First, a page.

The Rudy Bruner Awards for Urban Excellence have announced the five finalists for 2015. Founded in 1987, the accolade recognizes urban design, architecture and urban planning projects which address economic and social concerns within their environment. Sponsoring the award is the Bruner Foundation, founded by Massachusetts architect Simeon Bruner who named the award after his late father, Rudy Bruner. Aiming to emphasize the role of architecture in the urban environment, the award identifies and honors places rather than people to advance discourse about how to improve cities. First to receive the award was Pike Place Market in Seattle. Seventy-three places in 25 states have been awarded since. The finalists for the 2015 Rudy Bruner Awards for Urban Excellence are as follows: Falls Park on the Reedy Greenville, SC The renaissance of a 26-acre river corridor running through the heart of Greenville, restoring public access to the falls and green space and catalyzing adjacent downtown development. (Submitted by the City of Greenville.) Grand Rapids Downtown Market Grand Rapids, MI A new downtown public space promoting local food producers and community events, entrepreneurship, and education about nutrition and healthy lifestyles. (Submitted by Grand Rapids Downtown Market.) Miller’s Court Baltimore, MD The redevelopment of a vacant manufacturing building into an affordable and supportive living and working environment for public school teachers and education-focused nonprofits. (Submitted by Enterprise Community Investment.) Quixote Village Olympia, WA A two-acre community of 30 tiny houses and a common building that provides permanent, supportive housing for chronically homeless adults. (Submitted by Panza.) Uptown District Cleveland, OH The vibrant redevelopment of a corridor linking art, educational and healthcare institutions with surrounding neighborhoods, creating lively outdoor gathering spaces, retail shops, and restaurants, student and market-rate housing, and public transit connections. (Submitted by Case Western Reserve University.) The finalists and ensuing Gold and Silver Medalists are selected by a nationwide committee of urban experts, including a mayor. The 2015 selection committee includes:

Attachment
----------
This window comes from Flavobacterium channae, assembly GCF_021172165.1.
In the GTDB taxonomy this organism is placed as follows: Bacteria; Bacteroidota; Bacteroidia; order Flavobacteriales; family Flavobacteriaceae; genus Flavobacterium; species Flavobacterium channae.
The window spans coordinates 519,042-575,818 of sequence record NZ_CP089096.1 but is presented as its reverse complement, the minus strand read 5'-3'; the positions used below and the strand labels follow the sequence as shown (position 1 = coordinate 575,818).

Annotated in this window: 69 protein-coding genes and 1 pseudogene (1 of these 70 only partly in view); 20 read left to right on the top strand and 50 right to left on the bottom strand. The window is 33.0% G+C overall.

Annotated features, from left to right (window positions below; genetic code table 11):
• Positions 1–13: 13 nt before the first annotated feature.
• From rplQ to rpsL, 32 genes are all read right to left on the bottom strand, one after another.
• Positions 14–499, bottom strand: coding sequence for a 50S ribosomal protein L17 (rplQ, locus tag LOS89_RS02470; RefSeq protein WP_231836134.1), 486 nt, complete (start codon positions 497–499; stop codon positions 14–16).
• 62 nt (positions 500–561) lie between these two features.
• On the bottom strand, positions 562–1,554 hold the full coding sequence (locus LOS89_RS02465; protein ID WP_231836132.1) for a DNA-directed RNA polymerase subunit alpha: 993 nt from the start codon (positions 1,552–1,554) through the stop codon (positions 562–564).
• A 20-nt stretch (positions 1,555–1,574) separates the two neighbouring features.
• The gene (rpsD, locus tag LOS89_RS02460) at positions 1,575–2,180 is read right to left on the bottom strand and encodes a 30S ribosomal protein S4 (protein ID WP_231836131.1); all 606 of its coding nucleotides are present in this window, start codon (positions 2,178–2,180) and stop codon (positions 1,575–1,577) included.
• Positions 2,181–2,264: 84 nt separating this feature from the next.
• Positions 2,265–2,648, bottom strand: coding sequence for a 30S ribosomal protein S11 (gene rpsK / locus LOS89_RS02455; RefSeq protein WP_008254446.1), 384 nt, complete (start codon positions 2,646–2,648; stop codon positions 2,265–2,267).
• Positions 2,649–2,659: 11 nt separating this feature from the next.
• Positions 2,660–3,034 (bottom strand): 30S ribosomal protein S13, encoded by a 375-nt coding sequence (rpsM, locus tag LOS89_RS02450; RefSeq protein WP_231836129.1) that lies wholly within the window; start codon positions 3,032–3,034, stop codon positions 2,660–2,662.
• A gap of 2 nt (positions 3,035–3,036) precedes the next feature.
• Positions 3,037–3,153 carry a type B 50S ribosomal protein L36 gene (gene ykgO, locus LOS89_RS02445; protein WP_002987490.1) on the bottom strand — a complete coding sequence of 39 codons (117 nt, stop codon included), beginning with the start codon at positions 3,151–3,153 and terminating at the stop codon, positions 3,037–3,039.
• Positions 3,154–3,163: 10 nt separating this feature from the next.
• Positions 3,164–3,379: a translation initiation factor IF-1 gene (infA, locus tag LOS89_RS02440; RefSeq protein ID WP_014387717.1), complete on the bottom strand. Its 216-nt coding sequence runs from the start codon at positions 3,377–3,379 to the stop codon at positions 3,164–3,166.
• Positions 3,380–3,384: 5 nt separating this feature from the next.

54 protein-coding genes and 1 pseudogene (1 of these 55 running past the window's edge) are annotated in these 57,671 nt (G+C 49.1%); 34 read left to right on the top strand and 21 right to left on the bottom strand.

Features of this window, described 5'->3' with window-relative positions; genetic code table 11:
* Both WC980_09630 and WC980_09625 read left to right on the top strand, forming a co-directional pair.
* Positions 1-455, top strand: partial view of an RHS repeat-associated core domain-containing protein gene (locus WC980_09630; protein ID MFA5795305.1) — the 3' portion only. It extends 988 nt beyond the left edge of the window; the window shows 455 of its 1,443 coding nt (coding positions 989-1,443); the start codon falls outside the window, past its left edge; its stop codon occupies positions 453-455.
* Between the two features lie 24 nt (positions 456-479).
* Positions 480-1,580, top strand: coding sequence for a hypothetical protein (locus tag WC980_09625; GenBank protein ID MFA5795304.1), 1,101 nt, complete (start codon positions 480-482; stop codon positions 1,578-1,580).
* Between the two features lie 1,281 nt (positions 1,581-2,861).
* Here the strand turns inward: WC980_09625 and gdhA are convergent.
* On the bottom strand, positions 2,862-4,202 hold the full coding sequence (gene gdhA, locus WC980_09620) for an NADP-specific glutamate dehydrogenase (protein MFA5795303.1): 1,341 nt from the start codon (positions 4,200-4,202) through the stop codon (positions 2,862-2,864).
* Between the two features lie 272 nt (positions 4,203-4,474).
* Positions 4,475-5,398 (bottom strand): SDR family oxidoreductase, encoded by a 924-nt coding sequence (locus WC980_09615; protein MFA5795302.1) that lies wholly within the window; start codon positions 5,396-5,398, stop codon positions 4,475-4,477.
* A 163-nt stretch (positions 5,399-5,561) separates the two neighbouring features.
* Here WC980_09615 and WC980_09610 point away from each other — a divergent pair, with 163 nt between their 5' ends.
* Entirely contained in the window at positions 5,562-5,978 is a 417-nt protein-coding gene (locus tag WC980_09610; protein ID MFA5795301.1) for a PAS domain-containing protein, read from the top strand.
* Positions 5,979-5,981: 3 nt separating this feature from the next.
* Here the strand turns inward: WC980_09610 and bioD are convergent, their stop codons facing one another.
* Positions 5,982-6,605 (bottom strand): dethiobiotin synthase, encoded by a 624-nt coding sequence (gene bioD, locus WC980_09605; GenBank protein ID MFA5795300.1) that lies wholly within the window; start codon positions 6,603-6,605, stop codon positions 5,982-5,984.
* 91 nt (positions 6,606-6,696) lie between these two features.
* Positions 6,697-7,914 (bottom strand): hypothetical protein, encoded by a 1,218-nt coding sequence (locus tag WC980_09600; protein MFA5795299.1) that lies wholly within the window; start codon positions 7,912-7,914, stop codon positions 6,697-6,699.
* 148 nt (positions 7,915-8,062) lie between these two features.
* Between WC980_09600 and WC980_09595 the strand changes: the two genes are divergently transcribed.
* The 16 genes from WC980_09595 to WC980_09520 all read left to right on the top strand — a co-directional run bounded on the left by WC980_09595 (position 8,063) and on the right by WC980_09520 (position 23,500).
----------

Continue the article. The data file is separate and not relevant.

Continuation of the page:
• Rebecca Flora, Sustainable Communities Practice Leader, Ecology & Environment, Chestertown, MD
  • Larry Kearns, Principal, Wheeler Kearns Architects, Chicago, IL
  • India Pierce Lee, Program Director, Cleveland Foundation, Cleveland, OH
  • Mia Lehrer, President, Mia Lehrer + Associates, Los Angeles, CA
  • James Stockard, Lecturer in Housing, Harvard Graduate School of Design, Cambridge, MA
  • Mark Stodola, Mayor, Little Rock, AR
Next month, Brunder Foundation staff will conduct site visits to each finalist project in preparation for the committee’s selection of the medal winners in June. Staff will spend 2–3 days touring the site, taking photos and interviewing those who are involved in the project. The medalists will receive cash awards to support their projects: one Gold Medal recipient—$50,000, four Silver Medal recipients—$10,000 each. Past winners include Inner-City Arts in Los Angeles, a building complex located in Skid Row designed as a center for teaching inner city children art through afterschool and weekend arts programs. “The Rudy Bruner Award offers the opportunity to showcase innovative placemaking responses to the needs of American cities and communities,” said Simeon Bruner, founder of the award. “We want to advance discourse about making cities better, and seek outstanding examples to share with those who care about improving our urban environments. There are a surprising number of inventive projects out there, if you just look for them.”